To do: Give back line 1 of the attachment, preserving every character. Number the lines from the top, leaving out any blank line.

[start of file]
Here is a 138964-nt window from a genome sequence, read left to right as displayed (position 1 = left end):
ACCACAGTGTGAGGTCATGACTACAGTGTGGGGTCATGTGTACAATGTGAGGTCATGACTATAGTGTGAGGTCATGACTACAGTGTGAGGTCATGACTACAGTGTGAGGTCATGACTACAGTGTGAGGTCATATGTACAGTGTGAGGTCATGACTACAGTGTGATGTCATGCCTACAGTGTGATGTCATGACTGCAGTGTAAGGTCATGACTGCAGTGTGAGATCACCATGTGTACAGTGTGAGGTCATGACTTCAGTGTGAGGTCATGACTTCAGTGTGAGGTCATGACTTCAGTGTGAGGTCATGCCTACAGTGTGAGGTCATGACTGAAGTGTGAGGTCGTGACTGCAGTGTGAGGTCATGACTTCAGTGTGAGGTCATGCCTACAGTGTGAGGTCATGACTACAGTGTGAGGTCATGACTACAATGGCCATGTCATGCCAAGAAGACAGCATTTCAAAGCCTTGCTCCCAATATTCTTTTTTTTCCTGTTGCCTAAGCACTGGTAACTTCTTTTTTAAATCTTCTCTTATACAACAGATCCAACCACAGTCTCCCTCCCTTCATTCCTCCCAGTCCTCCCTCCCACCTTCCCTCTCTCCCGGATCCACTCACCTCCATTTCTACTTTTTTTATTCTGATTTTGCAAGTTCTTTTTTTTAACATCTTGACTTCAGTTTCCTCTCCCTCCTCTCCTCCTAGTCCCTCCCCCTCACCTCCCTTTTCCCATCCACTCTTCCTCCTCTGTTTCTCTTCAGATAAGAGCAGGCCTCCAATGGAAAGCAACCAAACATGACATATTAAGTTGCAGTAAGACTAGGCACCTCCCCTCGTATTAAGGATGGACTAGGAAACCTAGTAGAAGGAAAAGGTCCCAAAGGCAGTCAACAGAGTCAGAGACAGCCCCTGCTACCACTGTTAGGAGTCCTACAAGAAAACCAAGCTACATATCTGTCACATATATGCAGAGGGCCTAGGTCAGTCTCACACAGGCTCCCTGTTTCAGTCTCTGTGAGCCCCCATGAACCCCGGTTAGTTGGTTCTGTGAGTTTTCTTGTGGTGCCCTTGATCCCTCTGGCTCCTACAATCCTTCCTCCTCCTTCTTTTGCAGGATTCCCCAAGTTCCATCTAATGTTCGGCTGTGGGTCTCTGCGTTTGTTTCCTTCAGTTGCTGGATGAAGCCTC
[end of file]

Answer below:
Here is a 138964-nt window from a genome sequence, read left to right as displayed (position 1 = left end):